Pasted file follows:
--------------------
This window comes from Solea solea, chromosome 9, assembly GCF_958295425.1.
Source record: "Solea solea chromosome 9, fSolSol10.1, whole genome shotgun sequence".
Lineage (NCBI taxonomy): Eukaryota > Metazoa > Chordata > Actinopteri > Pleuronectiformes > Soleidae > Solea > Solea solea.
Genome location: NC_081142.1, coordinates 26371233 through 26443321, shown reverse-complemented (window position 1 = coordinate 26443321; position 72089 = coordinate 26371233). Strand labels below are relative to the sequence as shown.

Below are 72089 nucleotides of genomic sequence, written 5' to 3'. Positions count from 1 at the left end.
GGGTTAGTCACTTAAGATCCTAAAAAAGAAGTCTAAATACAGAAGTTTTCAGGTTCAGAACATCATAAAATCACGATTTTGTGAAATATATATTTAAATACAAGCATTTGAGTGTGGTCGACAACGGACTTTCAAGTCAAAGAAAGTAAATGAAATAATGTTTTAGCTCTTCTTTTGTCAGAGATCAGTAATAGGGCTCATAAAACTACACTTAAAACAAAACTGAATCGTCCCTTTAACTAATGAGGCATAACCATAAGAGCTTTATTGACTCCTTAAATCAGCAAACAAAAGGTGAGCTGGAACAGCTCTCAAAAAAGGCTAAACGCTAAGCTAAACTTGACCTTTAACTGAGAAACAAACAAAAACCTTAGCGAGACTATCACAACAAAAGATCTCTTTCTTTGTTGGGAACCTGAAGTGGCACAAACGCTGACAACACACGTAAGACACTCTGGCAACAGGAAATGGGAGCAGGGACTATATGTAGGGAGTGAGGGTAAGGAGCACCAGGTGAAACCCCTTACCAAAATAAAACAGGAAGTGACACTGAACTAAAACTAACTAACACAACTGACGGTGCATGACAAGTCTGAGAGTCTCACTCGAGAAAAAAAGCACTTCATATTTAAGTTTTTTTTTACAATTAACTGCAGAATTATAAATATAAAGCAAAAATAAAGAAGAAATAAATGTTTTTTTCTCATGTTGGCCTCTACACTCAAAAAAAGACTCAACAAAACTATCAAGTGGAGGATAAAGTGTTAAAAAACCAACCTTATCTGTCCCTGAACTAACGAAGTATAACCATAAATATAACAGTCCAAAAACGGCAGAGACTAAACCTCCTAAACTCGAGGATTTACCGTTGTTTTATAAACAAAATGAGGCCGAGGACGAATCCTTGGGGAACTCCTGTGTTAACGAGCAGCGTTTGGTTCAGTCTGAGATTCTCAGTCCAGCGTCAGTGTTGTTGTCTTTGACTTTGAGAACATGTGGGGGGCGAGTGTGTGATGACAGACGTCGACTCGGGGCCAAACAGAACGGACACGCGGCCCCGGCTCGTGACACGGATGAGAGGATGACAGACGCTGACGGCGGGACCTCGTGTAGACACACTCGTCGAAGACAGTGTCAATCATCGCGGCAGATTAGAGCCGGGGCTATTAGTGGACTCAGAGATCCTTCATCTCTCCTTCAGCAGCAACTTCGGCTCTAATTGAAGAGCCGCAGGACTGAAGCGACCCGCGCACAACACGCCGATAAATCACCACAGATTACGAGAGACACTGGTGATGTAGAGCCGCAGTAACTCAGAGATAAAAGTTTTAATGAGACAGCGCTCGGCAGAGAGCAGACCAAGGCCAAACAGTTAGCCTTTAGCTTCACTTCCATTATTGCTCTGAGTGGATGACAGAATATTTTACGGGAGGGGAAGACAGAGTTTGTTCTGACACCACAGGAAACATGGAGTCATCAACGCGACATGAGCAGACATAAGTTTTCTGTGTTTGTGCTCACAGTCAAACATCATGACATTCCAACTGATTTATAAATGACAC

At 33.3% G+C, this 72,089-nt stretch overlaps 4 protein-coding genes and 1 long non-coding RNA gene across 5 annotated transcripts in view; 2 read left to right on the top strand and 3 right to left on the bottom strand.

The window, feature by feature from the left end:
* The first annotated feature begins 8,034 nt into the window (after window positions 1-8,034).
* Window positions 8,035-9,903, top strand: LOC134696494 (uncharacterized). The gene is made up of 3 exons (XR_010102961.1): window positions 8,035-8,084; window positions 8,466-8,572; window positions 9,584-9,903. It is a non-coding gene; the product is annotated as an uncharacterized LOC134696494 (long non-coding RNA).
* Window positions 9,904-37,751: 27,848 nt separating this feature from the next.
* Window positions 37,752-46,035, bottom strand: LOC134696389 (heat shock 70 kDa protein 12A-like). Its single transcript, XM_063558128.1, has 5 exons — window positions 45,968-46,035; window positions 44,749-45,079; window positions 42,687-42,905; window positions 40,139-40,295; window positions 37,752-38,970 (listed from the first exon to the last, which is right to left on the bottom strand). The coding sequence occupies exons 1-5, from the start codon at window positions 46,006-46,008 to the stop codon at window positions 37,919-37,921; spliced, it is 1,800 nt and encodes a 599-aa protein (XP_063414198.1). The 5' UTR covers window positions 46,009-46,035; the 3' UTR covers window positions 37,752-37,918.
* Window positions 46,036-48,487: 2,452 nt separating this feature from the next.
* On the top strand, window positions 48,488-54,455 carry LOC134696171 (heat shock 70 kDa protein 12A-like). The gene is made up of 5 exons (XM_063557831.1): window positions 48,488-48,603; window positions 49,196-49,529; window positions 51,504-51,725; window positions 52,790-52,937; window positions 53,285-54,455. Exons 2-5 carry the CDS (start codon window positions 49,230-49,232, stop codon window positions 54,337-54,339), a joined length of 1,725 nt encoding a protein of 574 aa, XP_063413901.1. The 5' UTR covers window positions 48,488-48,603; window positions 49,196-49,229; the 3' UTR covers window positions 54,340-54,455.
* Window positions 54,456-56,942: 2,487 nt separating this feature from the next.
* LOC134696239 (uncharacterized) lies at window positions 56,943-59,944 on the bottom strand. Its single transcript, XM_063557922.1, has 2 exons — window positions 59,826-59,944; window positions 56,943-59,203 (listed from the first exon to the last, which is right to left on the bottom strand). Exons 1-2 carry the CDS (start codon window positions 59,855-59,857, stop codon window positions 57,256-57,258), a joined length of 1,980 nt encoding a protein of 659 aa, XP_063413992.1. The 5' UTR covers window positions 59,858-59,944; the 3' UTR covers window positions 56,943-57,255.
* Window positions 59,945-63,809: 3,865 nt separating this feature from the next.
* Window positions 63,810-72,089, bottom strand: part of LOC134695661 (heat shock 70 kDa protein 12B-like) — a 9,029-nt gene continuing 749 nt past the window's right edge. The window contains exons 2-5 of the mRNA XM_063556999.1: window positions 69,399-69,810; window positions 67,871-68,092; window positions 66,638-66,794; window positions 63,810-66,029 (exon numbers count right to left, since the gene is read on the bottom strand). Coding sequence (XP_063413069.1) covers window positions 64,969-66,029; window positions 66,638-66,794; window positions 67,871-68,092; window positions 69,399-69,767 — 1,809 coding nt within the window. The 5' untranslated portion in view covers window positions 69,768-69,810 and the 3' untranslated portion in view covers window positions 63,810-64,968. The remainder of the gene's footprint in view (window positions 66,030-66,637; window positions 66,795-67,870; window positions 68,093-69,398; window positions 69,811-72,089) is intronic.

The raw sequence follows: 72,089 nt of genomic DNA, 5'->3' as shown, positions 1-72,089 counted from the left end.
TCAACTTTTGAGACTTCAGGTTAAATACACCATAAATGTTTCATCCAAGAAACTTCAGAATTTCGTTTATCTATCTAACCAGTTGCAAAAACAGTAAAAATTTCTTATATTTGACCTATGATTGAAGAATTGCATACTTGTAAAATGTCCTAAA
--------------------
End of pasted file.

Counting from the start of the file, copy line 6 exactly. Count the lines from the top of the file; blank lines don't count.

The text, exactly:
GGGTTAGTCACTTAAGATCCTAAAAAAGAAGTCTAAATACAGAAGTTTTCAGGTTCAGAACATCATAAAATCACGATTTTGTGAAATATATATTTAAATACAAGCATTTGAGTGTGGTCGACAACGGACTTTCAAGTCAAAGAAAGTAAATGAAATAATGTTTTAGCTCTTCTTTTGTCAGAGATCAGTAATAGGGCTCATAAAACTACACTTAAAACAAAACTGAATCGTCCCTTTAACTAATGAGGCATAACCATAAGAGCTTTATTGACTCCTTAAATCAGCAAACAAAAGGTGAGCTGGAACAGCTCTCAAAAAAGGCTAAACGCTAAGCTAAACTTGACCTTTAACTGAGAAACAAACAAAAACCTTAGCGAGACTATCACAACAAAAGATCTCTTTCTTTGTTGGGAACCTGAAGTGGCACAAACGCTGACAACACACGTAAGACACTCTGGCAACAGGAAATGGGAGCAGGGACTATATGTAGGGAGTGAGGGTAAGGAGCACCAGGTGAAACCCCTTACCAAAATAAAACAGGAAGTGACACTGAACTAAAACTAACTAACACAACTGACGGTGCATGACAAGTCTGAGAGTCTCACTCGAGAAAAAAAGCACTTCATATTTAAGTTTTTTTTTACAATTAACTGCAGAATTATAAATATAAAGCAAAAATAAAGAAGAAATAAATGTTTTTTTCTCATGTTGGCCTCTACACTCAAAAAAAGACTCAACAAAACTATCAAGTGGAGGATAAAGTGTTAAAAAACCAACCTTATCTGTCCCTGAACTAACGAAGTATAACCATAAATATAACAGTCCAAAAACGGCAGAGACTAAACCTCCTAAACTCGAGGATTTACCGTTGTTTTATAAACAAAATGAGGCCGAGGACGAATCCTTGGGGAACTCCTGTGTTAACGAGCAGCGTTTGGTTCAGTCTGAGATTCTCAGTCCAGCGTCAGTGTTGTTGTCTTTGACTTTGAGAACATGTGGGGGGCGAGTGTGTGATGACAGACGTCGACTCGGGGCCAAACAGAACGGACACGCGGCCCCGGCTCGTGACACGGATGAGAGGATGACAGACGCTGACGGCGGGACCTCGTGTAGACACACTCGTCGAAGACAGTGTCAATCATCGCGGCAGATTAGAGCCGGGGCTATTAGTGGACTCAGAGATCCTTCATCTCTCCTTCAGCAGCAACTTCGGCTCTAATTGAAGAGCCGCAGGACTGAAGCGACCCGCGCACAACACGCCGATAAATCACCACAGATTACGAGAGACACTGGTGATGTAGAGCCGCAGTAACTCAGAGATAAAAGTTTTAATGAGACAGCGCTCGGCAGAGAGCAGACCAAGGCCAAACAGTTAGCCTTTAGCTTCACTTCCATTATTGCTCTGAGTGGATGACAGAATATTTTACGGGAGGGGAAGACAGAGTTTGTTCTGACACCACAGGAAACATGGAGTCATCAACGCGACATGAGCAGACATAAGTTTTCTGTGTTTGTGCTCACAGTCAAACATCATGACATTCCAACTGATTTATAAATGACAC